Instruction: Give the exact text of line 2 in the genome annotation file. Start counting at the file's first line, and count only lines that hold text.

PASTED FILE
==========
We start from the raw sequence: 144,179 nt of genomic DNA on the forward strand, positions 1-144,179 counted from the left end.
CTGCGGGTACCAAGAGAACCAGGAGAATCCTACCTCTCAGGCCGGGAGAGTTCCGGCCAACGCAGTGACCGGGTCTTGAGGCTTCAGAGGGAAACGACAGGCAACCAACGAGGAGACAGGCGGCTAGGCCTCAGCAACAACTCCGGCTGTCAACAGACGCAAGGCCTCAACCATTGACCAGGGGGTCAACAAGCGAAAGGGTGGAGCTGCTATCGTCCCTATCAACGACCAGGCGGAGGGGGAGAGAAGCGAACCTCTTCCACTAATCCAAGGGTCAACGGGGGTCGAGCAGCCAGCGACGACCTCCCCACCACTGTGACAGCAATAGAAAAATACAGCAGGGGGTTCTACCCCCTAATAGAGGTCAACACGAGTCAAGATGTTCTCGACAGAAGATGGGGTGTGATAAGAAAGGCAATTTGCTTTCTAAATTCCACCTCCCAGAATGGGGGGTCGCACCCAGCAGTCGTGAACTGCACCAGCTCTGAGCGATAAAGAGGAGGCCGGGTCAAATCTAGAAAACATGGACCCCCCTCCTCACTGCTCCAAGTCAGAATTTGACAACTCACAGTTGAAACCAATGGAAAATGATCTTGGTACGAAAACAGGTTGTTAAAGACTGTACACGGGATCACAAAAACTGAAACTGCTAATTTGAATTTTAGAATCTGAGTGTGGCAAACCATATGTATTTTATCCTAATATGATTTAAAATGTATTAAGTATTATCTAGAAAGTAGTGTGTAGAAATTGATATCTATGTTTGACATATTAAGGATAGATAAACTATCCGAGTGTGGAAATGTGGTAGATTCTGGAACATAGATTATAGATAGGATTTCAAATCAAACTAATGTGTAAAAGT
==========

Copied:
CTGCGGGTACCAAGAGAACCAGGAGAATCCTACCTCTCAGGCCGGGAGAGTTCCGGCCAACGCAGTGACCGGGTCTTGAGGCTTCAGAGGGAAACGACAGGCAACCAACGAGGAGACAGGCGGCTAGGCCTCAGCAACAACTCCGGCTGTCAACAGACGCAAGGCCTCAACCATTGACCAGGGGGTCAACAAGCGAAAGGGTGGAGCTGCTATCGTCCCTATCAACGACCAGGCGGAGGGGGAGAGAAGCGAACCTCTTCCACTAATCCAAGGGTCAACGGGGGTCGAGCAGCCAGCGACGACCTCCCCACCACTGTGACAGCAATAGAAAAATACAGCAGGGGGTTCTACCCCCTAATAGAGGTCAACACGAGTCAAGATGTTCTCGACAGAAGATGGGGTGTGATAAGAAAGGCAATTTGCTTTCTAAATTCCACCTCCCAGAATGGGGGGTCGCACCCAGCAGTCGTGAACTGCACCAGCTCTGAGCGATAAAGAGGAGGCCGGGTCAAATCTAGAAAACATGGACCCCCCTCCTCACTGCTCCAAGTCAGAATTTGACAACTCACAGTTGAAACCAATGGAAAATGATCTTGGTACGAAAACAGGTTGTTAAAGACTGTACACGGGATCACAAAAACTGAAACTGCTAATTTGAATTTTAGAATCTGAGTGTGGCAAACCATATGTATTTTATCCTAATATGATTTAAAATGTATTAAGTATTATCTAGAAAGTAGTGTGTAGAAATTGATATCTATGTTTGACATATTAAGGATAGATAAACTATCCGAGTGTGGAAATGTGGTAGATTCTGGAACATAGATTATAGATAGGATTTCAAATCAAACTAATGTGTAAAAGT